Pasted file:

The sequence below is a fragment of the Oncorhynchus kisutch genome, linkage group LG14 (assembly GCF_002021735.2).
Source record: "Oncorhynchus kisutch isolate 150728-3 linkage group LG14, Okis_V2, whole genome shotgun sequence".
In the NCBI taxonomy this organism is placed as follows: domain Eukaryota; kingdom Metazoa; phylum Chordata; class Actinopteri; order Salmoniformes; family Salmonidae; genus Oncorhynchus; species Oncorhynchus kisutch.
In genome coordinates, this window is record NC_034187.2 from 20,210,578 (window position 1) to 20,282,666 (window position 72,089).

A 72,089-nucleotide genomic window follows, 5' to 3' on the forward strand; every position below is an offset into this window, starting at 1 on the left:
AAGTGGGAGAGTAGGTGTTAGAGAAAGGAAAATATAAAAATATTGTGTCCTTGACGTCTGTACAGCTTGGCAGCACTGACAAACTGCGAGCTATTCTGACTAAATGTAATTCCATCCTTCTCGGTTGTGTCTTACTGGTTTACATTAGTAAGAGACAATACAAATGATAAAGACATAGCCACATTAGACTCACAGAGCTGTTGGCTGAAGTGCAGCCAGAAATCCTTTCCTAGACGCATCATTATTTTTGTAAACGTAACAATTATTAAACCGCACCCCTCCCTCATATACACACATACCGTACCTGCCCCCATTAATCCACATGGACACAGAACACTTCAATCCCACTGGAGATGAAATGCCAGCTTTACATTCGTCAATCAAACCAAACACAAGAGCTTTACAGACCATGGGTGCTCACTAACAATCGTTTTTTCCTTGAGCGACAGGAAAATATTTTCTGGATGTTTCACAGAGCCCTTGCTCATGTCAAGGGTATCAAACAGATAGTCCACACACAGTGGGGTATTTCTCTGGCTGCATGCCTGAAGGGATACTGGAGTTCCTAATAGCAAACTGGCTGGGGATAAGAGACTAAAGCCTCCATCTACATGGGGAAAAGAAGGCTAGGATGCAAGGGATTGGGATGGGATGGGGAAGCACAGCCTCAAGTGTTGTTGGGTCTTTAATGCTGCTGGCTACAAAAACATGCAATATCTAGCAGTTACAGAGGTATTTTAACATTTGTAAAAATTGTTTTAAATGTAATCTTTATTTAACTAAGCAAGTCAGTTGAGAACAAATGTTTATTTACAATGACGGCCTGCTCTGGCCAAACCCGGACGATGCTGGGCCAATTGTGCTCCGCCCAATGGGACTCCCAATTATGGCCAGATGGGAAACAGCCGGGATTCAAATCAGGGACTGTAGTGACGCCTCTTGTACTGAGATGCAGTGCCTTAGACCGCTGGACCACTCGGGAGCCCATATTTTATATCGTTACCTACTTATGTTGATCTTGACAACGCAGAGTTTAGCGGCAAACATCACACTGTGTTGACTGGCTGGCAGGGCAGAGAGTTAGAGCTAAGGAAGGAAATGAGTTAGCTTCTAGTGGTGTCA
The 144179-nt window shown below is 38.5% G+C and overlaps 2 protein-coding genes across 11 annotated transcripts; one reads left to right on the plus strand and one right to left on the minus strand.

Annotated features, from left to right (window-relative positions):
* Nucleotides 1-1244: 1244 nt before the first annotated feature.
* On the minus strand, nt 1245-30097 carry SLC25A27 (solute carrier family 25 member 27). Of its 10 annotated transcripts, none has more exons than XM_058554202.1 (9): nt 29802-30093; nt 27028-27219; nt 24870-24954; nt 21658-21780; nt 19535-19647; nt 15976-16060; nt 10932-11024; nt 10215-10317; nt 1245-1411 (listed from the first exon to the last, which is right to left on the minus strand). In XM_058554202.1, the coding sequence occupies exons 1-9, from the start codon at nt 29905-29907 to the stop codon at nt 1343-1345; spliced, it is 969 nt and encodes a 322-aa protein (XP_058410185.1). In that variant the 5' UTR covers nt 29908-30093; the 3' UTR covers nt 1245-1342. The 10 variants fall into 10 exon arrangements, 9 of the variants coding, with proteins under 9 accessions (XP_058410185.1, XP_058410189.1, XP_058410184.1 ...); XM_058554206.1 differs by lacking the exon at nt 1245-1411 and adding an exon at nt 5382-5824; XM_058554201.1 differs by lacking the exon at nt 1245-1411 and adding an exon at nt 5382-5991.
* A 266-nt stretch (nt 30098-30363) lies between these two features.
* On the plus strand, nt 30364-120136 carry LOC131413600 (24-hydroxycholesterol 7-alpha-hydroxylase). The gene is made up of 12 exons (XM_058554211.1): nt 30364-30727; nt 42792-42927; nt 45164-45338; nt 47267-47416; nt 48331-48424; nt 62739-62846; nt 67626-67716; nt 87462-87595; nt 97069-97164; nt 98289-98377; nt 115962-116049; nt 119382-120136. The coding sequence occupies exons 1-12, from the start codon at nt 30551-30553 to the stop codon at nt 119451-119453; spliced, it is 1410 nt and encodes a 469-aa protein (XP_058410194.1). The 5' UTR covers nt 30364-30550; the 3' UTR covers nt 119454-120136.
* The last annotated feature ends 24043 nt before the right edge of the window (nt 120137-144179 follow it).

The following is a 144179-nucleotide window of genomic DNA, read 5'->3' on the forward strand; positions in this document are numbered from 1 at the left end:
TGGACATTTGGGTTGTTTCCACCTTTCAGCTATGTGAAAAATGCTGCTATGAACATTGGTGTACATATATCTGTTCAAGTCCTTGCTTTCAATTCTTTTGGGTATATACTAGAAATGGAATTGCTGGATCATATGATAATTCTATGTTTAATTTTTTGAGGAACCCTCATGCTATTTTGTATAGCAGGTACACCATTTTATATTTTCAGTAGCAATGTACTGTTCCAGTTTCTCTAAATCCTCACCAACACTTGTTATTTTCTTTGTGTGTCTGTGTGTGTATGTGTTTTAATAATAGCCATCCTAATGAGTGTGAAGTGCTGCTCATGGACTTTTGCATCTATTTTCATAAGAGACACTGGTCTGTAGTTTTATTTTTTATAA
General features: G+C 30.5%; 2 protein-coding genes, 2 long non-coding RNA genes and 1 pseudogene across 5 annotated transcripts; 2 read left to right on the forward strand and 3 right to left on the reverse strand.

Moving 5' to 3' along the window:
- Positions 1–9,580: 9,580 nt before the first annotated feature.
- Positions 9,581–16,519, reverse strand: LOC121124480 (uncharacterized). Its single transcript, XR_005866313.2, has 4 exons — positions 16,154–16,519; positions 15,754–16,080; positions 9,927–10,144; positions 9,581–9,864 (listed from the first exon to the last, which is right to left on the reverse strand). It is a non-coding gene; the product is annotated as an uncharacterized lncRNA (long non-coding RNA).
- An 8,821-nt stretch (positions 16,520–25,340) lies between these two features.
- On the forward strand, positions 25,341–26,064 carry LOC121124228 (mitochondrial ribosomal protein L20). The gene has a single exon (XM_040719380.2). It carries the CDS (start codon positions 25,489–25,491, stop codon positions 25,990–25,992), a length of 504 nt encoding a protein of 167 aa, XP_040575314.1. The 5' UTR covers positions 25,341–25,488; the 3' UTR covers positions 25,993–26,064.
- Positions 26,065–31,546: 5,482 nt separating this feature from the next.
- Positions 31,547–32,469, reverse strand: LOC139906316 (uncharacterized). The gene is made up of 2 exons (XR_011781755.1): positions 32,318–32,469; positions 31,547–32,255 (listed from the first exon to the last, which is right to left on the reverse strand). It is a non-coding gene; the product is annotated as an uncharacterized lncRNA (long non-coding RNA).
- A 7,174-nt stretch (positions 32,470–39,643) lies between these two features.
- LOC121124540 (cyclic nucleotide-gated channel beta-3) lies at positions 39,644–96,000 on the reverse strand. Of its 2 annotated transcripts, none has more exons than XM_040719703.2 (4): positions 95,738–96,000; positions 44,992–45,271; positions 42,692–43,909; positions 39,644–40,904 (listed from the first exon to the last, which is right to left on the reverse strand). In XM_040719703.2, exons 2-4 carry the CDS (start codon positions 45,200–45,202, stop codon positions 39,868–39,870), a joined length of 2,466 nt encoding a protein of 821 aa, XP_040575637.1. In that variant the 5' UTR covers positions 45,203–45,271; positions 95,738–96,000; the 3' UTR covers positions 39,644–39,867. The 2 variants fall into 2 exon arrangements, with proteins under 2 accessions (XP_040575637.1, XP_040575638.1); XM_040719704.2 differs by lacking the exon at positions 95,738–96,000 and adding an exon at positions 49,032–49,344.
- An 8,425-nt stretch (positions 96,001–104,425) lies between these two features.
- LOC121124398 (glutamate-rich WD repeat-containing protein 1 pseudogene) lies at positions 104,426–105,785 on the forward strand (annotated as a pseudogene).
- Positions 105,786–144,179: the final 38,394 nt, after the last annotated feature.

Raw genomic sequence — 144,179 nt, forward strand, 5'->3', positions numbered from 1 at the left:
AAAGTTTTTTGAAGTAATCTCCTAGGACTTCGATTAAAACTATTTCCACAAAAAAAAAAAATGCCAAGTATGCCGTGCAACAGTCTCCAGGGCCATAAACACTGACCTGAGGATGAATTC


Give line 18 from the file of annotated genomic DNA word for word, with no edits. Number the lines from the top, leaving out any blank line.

- Positions 1–9,580: 9,580 nt before the first annotated feature.